Software Beginnings

A project log for Speed Jenga

An augmented version of JENGA® utilizing a kitchen scale and game software

ZacZac 12/21/2019 at 15:070 Comments

Future software updates will be posted in upcoming log entries, but here is a quick summary of how the code base has evolved into what it is now. 

Tower State:

The pyserial library  made Python an easy choice for reading serial data from a kitchen scale. The core of the gameplay is based on reading the 'state' of the tower at any given moment. There are four different states depending on how many blocks are on the tower: on, off, pause, two off (disqualification), and collapse (see snippet from 

        #set scale status variables
        self.on_max = self.tower_wt + (self.avg_block_wt * self.block_variance)
        self.on_min = self.tower_wt - (self.avg_block_wt * self.block_variance)

        self.off_max = self.tower_wt - self.min_block_wt
        self.off_min = self.tower_wt - self.max_block_wt
        self.pause = self.tower_wt + self.min_block_wt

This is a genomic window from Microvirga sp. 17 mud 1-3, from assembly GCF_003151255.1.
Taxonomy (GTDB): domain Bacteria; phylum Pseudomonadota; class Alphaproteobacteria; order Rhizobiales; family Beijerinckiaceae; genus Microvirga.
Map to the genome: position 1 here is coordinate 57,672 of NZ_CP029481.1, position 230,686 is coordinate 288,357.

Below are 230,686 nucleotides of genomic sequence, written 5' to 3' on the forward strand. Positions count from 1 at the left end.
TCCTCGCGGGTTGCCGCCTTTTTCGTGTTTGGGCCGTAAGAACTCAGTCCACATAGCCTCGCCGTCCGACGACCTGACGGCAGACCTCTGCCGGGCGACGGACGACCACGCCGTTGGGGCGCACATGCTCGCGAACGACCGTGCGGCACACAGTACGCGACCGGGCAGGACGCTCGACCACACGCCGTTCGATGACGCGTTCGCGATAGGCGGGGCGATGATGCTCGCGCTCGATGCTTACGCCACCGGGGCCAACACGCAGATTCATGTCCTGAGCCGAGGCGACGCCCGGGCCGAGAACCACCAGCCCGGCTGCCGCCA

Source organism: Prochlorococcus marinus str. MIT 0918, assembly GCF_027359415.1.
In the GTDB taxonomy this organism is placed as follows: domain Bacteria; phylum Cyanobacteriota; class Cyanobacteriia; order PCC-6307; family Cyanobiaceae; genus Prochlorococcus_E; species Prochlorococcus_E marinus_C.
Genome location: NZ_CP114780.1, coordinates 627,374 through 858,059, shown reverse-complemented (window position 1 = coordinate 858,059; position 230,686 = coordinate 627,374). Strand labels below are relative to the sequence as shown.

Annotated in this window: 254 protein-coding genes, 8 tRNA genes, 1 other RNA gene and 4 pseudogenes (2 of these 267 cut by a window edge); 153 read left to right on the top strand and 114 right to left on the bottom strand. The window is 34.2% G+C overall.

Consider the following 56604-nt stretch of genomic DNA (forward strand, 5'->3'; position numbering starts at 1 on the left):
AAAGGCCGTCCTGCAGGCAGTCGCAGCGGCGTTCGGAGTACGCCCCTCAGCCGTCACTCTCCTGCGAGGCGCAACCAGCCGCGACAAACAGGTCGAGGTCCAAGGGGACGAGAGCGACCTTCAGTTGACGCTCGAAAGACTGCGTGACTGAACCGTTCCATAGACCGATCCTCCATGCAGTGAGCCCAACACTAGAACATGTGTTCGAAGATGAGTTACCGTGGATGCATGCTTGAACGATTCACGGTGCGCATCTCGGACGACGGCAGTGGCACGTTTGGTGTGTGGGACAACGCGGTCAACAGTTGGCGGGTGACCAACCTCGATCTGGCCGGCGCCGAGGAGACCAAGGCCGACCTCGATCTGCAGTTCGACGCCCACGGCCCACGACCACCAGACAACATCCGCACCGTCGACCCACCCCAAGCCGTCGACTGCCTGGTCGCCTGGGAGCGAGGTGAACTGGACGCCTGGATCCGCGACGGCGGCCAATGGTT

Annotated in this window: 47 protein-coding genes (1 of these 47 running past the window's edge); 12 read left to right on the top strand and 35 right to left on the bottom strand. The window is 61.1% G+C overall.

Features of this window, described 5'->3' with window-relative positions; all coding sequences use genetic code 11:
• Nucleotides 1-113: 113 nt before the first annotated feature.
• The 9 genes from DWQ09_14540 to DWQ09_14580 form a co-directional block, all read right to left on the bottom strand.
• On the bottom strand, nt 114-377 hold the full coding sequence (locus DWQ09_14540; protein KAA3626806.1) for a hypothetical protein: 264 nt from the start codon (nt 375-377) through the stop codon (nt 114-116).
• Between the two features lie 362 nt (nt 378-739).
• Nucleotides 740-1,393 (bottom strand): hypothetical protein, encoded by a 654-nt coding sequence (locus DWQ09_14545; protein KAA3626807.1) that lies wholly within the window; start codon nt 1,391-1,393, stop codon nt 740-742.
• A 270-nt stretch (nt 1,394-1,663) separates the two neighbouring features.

self.two_off = self.tower_wt - self.min_block_wt * 2
        self.collapse = self.tower_wt - self.min_block_wt * 6


Determining the tower state was challenging since each block varies in weight and the weight of the tower fluctuates as players touch and pull out blocks. 

See block weight distribution below in kg:

Changing state:

Matplotlib was helpful for visualizing change in state. To trigger a change in state the tower weight (blue) must fall within a range of state (grey and yellow). Simultaneously, the standard deviation (red) of the most recent data points must fall below the std trigger (black). Adjusting the std trigger changes the responsiveness. Currently it takes about about a half second to confirm a valid change it state. 

 Below is snapshot of a block being pulled off and placed back on to the tower (